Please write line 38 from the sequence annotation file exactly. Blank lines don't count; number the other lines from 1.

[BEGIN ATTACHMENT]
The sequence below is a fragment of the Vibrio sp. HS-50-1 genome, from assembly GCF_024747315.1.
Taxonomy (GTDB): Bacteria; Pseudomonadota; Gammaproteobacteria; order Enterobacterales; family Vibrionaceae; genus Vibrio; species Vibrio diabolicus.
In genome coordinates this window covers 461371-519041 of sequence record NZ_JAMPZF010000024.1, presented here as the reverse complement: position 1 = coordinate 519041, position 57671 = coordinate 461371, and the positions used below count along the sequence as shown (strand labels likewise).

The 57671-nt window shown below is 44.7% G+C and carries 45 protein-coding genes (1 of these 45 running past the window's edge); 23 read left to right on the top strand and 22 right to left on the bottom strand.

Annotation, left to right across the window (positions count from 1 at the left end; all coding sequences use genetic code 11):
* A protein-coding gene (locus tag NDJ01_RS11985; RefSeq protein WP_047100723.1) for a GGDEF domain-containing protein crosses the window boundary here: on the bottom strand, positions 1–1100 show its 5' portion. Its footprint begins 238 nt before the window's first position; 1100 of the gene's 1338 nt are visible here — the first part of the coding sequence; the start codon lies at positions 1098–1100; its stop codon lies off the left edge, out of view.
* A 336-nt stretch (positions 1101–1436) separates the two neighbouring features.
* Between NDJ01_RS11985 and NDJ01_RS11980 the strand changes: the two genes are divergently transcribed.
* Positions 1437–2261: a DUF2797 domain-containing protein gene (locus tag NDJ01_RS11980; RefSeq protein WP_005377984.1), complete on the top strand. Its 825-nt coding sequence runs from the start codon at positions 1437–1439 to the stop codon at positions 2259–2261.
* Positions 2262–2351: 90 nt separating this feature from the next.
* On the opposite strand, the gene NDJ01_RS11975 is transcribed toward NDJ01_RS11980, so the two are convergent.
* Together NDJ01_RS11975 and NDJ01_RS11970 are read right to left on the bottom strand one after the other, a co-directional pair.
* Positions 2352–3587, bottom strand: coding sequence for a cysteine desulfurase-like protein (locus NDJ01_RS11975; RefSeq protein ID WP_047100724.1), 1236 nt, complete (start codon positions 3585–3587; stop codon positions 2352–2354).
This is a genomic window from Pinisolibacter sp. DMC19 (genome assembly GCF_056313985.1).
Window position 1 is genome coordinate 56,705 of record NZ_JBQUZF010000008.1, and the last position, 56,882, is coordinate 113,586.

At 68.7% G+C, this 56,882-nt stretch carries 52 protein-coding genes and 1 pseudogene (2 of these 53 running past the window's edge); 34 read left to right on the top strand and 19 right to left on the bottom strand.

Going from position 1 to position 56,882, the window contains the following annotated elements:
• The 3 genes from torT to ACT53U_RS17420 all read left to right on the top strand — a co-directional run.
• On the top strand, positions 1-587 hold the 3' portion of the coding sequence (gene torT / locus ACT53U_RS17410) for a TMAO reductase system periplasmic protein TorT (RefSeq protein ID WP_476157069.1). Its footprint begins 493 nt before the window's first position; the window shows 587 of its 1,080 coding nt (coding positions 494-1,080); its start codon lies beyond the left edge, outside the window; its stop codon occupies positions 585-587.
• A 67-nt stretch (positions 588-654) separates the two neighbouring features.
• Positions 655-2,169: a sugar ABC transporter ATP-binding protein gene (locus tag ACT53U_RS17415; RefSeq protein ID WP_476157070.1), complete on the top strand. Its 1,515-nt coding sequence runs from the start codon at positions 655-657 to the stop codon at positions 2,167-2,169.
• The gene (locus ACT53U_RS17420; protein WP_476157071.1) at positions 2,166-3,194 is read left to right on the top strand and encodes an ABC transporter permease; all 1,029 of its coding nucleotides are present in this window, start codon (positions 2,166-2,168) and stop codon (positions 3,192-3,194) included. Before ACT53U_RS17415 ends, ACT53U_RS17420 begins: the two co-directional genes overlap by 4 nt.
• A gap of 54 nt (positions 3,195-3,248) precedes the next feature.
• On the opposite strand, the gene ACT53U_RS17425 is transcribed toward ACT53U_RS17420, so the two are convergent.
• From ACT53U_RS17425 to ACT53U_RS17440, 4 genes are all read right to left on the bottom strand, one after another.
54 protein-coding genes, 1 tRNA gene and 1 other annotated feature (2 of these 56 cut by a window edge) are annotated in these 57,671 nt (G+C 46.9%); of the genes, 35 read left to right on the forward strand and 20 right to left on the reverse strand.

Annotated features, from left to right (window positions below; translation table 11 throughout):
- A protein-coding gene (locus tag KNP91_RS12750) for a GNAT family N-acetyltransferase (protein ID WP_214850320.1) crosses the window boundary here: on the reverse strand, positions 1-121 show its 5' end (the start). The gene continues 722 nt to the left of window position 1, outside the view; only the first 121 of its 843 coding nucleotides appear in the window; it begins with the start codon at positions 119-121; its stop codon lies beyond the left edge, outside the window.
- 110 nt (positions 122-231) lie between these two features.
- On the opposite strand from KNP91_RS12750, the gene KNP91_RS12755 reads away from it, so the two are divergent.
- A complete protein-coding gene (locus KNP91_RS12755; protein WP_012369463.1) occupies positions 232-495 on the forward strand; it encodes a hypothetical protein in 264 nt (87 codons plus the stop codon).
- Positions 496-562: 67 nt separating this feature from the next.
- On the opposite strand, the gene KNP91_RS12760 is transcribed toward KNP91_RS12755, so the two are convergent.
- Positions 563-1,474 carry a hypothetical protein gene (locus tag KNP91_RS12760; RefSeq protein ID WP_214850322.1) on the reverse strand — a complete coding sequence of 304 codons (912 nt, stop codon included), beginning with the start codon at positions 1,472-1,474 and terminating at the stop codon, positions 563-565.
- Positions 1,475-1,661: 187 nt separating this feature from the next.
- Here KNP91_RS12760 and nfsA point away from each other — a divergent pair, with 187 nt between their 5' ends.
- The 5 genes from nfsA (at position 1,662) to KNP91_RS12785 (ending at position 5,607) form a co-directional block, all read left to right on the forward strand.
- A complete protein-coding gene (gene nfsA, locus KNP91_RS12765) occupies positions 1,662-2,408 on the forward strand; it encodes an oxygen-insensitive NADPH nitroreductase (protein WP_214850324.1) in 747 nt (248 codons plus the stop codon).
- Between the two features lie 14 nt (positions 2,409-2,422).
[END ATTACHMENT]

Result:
- A complete protein-coding gene (gene nfsA, locus KNP91_RS12765) occupies positions 1,662-2,408 on the forward strand; it encodes an oxygen-insensitive NADPH nitroreductase (protein WP_214850324.1) in 747 nt (248 codons plus the stop codon).